Jews came into the picture rather late in the 19th century. I live with a Jewish girl whose family is from Russia… and I keep hearing from a lot of people that the Jews had a massive part to play in the history of Germany, but that just isn’t true. Not until the late 19th century.

Mendelssohn, the famous composer, was Jewish…

Of course there are examples. That’s not the point. But think Mozart or Wagner… Actually the modern musical cannon is almost exclusively German.

Music is definitely a domain in which anyone would think Germans always excelled…

That’s a true cliché! Yes, but they don’t know the car was really invented by Germans, the pharmaceutical industry, etc. It’s just a historical blindness. I didn’t discover any new information. I just put it all between the covers of one book. And the point is to counter common stereotypes.

For example, in Britain, we place a lot of importance in Oxbridge and think that they were created in the 10th and 11th centuries which they were, but really they were theological colleges until the 17th century. We took on a lot of German ideas in the mid-19th century and that was a big turning point for all of us.

A key cultural moment you tackle in the book is the rise of an educated middle class, thanks to Protestantism, or Pietism in particular.

Well, Pietism enabled normal people to excel intellectually, it created a cultural state and it pushed Germany further and further ahead. The values of seriousness and hard work conveyed through Pietism made this life as important as the afterlife, much like in Britain with Puritanism.

Also, in Germany you have a set of nation-states with universities, which created a cultural competitiveness that accounted for the rise of the educated middle class. The education of the poor created an intellectuality in Germany that accounts for its predominance in the middle of the 19th century.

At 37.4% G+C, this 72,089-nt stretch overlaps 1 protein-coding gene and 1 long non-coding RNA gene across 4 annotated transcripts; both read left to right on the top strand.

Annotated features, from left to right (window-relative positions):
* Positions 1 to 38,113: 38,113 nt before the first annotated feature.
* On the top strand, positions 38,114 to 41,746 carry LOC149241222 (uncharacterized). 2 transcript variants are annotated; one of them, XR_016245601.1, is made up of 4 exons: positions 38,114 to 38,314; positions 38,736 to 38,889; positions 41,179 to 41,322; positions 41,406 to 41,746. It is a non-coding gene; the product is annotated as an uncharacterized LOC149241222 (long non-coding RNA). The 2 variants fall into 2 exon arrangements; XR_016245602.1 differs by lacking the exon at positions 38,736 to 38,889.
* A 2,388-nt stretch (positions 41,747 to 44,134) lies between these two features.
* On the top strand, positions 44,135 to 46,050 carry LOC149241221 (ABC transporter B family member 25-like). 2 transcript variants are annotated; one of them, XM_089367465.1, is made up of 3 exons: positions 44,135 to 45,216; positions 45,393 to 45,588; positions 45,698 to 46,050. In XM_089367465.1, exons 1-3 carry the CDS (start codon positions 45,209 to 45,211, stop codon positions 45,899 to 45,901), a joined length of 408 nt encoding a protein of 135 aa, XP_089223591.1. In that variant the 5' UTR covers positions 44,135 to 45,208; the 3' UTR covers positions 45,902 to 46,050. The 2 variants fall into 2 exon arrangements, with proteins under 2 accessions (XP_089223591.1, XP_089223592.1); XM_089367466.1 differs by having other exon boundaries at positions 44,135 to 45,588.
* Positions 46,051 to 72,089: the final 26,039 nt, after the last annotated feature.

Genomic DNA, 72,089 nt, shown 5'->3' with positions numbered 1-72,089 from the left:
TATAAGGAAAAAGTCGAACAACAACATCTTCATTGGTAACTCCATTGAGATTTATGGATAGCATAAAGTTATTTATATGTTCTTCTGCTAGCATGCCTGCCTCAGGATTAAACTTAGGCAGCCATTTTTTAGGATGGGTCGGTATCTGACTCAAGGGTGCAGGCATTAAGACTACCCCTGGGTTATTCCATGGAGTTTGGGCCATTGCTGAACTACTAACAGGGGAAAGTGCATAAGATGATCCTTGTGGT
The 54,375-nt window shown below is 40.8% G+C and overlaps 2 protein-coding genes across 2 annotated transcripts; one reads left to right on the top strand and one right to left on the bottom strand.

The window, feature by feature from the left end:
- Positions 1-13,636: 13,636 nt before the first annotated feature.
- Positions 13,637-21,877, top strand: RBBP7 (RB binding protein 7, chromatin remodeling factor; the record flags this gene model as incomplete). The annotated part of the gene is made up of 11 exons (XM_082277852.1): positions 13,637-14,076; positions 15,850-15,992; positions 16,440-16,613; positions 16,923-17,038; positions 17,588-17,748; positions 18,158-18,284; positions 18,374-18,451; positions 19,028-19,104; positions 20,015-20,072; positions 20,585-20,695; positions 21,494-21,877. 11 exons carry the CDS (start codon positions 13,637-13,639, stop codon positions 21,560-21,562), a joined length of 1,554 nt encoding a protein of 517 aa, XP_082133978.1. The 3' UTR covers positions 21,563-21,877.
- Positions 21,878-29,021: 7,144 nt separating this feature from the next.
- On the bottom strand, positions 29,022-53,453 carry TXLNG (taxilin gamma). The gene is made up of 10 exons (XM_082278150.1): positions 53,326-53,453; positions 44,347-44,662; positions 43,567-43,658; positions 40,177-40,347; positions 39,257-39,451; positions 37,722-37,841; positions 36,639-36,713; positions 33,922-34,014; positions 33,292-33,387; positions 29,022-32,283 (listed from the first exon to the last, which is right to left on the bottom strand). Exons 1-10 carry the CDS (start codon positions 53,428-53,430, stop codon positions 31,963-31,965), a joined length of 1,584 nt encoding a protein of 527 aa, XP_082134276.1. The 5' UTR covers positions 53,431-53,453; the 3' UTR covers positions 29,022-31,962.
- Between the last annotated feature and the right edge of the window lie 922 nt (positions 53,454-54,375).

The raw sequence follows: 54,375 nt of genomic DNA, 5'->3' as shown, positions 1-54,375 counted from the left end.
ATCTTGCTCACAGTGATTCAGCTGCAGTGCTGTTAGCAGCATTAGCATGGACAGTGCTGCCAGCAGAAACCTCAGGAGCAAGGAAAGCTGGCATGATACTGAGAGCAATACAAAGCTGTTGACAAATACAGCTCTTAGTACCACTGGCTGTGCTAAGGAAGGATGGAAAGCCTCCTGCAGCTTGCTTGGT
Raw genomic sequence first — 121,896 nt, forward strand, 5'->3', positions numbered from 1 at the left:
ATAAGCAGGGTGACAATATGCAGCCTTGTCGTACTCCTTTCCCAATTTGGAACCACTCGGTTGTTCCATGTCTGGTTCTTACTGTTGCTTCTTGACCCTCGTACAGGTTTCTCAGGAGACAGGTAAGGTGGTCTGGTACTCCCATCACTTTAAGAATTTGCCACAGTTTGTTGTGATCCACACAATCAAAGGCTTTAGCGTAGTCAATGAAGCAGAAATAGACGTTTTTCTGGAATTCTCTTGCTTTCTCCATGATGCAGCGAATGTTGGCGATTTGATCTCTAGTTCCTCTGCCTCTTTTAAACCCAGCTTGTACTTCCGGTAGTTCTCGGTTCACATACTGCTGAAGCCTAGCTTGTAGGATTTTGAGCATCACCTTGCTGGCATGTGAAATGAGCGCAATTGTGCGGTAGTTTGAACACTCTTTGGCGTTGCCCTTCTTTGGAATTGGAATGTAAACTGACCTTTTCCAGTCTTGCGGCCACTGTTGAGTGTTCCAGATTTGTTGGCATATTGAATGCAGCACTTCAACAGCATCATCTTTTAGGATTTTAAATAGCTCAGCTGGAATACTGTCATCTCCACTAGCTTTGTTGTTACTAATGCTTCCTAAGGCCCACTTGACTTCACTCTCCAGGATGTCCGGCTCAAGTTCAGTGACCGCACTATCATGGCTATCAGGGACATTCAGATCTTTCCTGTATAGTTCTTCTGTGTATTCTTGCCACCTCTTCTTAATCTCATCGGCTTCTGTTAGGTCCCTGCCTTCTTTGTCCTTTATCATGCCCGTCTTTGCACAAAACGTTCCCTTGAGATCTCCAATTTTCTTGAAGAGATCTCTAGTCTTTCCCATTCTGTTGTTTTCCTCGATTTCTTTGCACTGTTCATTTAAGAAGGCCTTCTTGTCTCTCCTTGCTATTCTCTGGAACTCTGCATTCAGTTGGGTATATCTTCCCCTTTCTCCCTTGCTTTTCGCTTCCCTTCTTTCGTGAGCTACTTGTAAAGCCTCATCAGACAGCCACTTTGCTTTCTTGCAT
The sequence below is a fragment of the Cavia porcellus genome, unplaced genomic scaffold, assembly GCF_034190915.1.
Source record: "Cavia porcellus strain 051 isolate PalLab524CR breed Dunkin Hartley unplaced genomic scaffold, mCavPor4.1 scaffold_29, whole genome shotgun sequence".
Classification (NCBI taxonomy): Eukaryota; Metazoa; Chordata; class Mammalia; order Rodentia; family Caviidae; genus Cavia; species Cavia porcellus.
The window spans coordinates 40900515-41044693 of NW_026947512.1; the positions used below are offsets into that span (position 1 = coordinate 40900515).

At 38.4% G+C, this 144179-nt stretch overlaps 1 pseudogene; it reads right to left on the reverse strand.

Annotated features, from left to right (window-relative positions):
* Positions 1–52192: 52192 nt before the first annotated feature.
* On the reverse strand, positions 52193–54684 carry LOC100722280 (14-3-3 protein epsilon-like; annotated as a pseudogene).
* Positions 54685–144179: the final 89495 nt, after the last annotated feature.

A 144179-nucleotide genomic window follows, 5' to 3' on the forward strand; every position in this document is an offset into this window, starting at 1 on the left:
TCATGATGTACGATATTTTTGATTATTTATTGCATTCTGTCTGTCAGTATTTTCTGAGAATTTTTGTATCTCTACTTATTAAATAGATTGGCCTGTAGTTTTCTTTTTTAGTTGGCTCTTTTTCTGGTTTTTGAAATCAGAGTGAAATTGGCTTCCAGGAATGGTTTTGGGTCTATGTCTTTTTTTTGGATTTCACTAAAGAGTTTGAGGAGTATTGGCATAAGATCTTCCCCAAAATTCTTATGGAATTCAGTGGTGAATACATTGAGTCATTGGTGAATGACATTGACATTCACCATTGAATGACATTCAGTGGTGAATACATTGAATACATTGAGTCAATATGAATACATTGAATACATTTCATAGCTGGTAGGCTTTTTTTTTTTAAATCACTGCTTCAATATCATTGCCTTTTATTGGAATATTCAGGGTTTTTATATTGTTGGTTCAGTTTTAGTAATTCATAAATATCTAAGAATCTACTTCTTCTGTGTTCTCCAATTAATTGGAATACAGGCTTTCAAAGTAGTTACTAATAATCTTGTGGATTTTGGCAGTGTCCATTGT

So, the 19th century was Germany’s heyday…

Yes, and that’s when Germany created the second scientifically minded revolution, which has inspired the whole world and which people don’t know was started by Germans. All this led to modernism, science and the death of God – which started in Germany.

You get everyone thinking Darwin invented the theory of evolution. Well, Darwin himself said he was much more popular in Germany than in Britain, and social Darwinism was a part of that, one of the black parts of history, which led to some of the wilder ideas of Nazis.

Describing the influence of German immigration to the US, which you refer to as the Fourth Reich, you quote someone who says, “America speaks in English but thinks in German and they don’t even know it.”

That’s very true. If you know America, the thoroughness and work ethic is far more Germanic than anything else.

In the back of the book you have a list of 35 underrated Germans. Do you have a favourite?

My favourites were the Humboldt brothers, Wilhelm and Alexander. Alexander was an incredible traveller and really developed himself. Another one is Engels, such a civilised man, he wrote so many books and his predictions were much more spot-on than Marx’.

Obviously Hitler ruined it all. What is left of the German genius now?

I think Germany changed in 1968; one generation turned on another, and Germany has become once again a completely different country. People are unwilling to admit what a success Germany has made of itself.

People say all the time, China, India and Russia, etc. are rising, and Europe is going down. Not Germany. Where would the Greeks and Irish be without Germany to bail them out?

I know ordinary Germans get rather pissed off about this, but at the moment this is where the German genius lives on: it is still arguably the most successful country in the world.

So let’s talk about the shortcomings – modern Germany’s often accused of intellectual inwardness…

Well, they are traditionally more inward-looking than most, and this has kept them from their ‘long road to the West’, as it is said. I think they are getting over it now. I think they do now regard themselves as part of the West. That has by and large been achieved, although there may be a little way to go.

Last year Thilo Sarrazin’s book Deutschland schafft sich ab (Germany Does Away With Itself), which basically says that immigration is destroying the country, sold over a million copies…

I don’t think that shows much, except that Germany is the same as France and Britain. It shows it has sort of come full circle and that the ‘long road to the West’ is virtually complete. I would simply say to Germany, welcome home!